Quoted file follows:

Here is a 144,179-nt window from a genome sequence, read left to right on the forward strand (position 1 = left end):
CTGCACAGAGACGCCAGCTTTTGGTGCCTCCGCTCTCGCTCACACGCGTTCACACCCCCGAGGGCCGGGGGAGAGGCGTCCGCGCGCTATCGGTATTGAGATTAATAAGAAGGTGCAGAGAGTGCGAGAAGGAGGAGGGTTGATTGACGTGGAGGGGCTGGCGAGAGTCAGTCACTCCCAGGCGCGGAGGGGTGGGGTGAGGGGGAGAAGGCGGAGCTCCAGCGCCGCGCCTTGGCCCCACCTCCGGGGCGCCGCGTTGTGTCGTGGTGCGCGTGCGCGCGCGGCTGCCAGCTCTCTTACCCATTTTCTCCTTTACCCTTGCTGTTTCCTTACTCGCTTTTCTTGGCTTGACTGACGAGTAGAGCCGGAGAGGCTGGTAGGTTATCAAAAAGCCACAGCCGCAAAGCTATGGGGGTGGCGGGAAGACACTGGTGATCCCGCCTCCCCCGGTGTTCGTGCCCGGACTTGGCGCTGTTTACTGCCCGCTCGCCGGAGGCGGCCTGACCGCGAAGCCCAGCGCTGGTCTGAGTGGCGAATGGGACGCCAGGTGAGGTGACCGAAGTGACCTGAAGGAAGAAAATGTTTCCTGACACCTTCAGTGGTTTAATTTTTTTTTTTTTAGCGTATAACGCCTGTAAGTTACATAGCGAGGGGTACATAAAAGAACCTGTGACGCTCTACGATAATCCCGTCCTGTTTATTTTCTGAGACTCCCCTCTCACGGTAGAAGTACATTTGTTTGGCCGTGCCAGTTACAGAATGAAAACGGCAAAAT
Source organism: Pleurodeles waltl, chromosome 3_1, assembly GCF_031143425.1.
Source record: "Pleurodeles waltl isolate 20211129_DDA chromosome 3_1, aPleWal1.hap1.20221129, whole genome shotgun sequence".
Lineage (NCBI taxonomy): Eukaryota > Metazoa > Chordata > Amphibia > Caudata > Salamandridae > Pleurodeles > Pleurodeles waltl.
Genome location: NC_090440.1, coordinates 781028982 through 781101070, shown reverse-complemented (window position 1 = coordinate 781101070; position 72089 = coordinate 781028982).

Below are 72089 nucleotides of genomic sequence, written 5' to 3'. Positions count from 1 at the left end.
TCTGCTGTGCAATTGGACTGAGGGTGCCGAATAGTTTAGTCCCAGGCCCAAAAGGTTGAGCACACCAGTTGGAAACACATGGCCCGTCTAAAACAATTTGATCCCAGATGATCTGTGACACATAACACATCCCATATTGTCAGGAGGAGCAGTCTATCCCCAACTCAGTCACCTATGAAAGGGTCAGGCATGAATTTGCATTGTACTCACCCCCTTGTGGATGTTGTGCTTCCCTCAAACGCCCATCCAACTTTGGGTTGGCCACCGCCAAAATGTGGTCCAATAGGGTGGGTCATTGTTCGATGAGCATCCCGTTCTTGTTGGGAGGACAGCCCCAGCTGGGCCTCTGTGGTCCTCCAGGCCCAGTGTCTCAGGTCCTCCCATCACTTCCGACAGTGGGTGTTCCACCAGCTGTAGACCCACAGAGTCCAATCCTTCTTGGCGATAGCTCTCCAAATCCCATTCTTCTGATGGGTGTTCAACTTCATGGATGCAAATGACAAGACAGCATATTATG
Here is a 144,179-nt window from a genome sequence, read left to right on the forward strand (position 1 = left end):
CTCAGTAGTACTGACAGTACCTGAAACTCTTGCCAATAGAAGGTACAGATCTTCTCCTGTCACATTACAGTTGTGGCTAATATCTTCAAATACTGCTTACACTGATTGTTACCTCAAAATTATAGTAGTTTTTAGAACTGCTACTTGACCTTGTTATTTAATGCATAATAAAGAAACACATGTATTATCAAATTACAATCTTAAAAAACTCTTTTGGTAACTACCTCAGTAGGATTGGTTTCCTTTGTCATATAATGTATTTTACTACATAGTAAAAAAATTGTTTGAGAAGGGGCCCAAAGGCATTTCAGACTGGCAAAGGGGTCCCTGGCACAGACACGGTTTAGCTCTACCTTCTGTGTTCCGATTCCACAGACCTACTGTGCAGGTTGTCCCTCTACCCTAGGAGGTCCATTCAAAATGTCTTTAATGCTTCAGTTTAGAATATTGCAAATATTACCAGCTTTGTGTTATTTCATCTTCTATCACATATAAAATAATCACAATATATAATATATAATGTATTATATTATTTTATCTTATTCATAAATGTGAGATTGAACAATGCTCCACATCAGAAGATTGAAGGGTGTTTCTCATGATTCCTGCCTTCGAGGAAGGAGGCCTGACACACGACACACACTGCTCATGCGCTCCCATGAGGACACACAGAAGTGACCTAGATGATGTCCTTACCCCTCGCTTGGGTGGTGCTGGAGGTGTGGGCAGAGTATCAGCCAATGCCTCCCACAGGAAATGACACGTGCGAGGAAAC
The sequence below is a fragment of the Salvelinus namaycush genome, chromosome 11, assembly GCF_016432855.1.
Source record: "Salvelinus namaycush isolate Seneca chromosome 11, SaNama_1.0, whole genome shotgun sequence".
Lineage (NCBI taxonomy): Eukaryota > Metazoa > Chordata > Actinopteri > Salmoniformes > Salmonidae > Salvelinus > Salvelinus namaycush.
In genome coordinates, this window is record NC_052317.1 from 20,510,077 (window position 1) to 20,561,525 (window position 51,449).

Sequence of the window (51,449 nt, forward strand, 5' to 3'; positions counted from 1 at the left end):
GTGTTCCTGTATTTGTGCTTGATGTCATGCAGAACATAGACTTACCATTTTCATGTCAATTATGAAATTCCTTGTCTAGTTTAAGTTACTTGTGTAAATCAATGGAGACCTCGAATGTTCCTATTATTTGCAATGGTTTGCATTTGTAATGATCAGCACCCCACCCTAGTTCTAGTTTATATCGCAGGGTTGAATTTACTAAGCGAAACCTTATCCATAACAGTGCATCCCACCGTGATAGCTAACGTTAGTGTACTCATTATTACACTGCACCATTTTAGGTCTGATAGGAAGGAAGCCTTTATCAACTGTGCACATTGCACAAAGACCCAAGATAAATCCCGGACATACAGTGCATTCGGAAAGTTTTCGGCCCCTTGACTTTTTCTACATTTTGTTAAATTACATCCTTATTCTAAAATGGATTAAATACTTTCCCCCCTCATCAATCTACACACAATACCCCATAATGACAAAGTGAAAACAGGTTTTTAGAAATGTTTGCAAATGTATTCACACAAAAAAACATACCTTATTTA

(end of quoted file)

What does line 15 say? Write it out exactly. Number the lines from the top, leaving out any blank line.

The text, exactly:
Sequence of the window (51,449 nt, forward strand, 5' to 3'; positions counted from 1 at the left end):